Live broadcast: The only power station in Gaza is running out of fuel

Live broadcast: The only power station in Gaza is running out of fuel

Oil prices rose sharply on Monday morning, following Hamas’ surprise attack on Israel last weekend. Fears of further escalation of the conflict have raised concerns about crude oil supplies from the Middle East. Gold, seen as a safe haven in times of uncertainty, has also become more expensive. The value of the US dollar and the Japanese yen, which are also considered safe investments, also increased.

The price of a barrel of US West Texas Intermediate crude (159 litres) rose by 4 percent to $86.07. As for Brent crude, the standard for oil from Europe, the Middle East and Africa, its price is currently rising by 3.7 percent to reach $87.72 per barrel. Oil prices fell sharply last week due to weak demand for gasoline in the United States and fears of a recession due to high interest rates. The strength of the dollar also puts pressure on prices, because it makes oil more expensive for traders in other currencies. This undermines the question. Gold became more than one percent more expensive at $1,865 per troy ounce (31.1 grams).

The Hamas attack and Israel’s declaration of war in response left more than a thousand dead. The United States also indicated that it would send warships to the region. The American business newspaper The Wall Street Journal also reported that Iranian security officials helped Hamas plan the attack on Israel.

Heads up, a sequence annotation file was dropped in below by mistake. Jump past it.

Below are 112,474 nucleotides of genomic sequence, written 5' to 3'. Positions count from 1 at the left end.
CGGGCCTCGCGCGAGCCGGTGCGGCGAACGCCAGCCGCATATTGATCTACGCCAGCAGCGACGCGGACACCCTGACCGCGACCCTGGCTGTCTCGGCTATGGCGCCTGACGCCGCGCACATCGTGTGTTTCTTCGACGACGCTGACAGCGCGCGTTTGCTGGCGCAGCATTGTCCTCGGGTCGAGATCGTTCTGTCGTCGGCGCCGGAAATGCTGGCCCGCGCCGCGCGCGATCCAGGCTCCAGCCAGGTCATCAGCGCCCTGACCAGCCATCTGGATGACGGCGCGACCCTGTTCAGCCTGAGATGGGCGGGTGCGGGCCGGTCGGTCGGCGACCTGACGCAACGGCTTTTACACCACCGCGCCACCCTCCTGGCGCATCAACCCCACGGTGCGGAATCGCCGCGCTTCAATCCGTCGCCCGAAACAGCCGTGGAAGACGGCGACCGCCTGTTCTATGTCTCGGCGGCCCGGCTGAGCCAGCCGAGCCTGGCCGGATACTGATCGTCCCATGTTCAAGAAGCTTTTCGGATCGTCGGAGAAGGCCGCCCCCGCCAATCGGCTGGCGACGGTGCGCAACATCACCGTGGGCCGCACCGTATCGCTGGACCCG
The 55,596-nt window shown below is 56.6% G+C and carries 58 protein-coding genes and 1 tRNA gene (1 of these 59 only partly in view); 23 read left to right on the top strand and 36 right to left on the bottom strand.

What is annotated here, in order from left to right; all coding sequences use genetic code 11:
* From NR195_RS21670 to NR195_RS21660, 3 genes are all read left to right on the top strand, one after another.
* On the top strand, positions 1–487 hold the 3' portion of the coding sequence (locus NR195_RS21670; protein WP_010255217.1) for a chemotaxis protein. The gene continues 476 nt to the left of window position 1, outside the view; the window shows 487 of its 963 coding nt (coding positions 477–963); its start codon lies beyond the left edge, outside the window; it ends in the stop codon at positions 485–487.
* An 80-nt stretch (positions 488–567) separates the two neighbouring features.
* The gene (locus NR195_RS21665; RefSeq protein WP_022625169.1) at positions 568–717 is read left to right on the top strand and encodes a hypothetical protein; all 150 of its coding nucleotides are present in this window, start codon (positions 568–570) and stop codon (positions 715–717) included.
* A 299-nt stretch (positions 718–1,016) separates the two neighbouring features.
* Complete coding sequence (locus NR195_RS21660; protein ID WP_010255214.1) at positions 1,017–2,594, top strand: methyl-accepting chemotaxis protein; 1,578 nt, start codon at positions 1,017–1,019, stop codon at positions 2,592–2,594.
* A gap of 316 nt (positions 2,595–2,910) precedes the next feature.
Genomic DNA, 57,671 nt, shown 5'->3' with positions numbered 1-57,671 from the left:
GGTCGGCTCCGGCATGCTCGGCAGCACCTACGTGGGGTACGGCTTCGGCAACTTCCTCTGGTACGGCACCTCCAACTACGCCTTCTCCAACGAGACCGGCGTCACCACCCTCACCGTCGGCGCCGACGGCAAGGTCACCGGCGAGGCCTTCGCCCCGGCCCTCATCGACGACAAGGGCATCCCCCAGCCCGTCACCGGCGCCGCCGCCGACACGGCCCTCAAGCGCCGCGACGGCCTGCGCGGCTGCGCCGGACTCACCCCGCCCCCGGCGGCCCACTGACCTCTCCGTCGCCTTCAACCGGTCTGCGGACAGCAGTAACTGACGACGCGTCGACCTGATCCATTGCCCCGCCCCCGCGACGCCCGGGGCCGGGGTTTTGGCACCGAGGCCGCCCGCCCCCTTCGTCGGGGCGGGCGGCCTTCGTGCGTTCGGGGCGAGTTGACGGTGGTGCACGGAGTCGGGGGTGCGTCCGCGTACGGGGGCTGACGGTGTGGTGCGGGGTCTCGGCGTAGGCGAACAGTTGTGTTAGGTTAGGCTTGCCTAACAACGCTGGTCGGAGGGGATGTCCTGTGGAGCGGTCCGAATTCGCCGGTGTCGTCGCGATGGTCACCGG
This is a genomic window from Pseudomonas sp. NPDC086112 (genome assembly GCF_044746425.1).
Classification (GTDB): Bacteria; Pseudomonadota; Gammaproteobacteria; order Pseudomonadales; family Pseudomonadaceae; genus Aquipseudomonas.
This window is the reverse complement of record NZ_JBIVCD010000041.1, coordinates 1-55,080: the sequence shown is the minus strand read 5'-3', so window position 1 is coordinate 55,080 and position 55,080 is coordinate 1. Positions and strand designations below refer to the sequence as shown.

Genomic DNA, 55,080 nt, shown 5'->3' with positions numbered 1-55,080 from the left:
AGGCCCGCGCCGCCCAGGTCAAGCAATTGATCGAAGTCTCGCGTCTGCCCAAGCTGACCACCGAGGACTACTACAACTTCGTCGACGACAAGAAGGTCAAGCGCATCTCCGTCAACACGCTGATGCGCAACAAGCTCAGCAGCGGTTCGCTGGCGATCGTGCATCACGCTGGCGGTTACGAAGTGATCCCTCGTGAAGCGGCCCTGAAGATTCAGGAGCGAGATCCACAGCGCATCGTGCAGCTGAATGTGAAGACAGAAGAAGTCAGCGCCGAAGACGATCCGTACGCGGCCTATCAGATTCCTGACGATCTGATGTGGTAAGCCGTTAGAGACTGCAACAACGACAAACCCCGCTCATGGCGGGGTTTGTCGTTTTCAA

Iran is a major oil producer and supporter of Hamas. Any retaliation against Tehran could jeopardize the passage of ships through the Strait of Hormuz. Iran has often threatened to close this important supply channel. However, the country on Monday denied involvement in the Hamas attack on Israel, the Jerusalem Post reported. The Iranian delegation to the United Nations issued a statement to this effect. The statement stated that Iran will support the Palestinians without reservations.

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The consequences of the Israeli attacks also reverberated on stock markets in the Middle East on Sunday, where prices suffered huge losses. Asian stock markets showed a mixed picture on Monday. In Shanghai, where investors returned after the national holiday week, the main index fell 0.7 percent. (AP)

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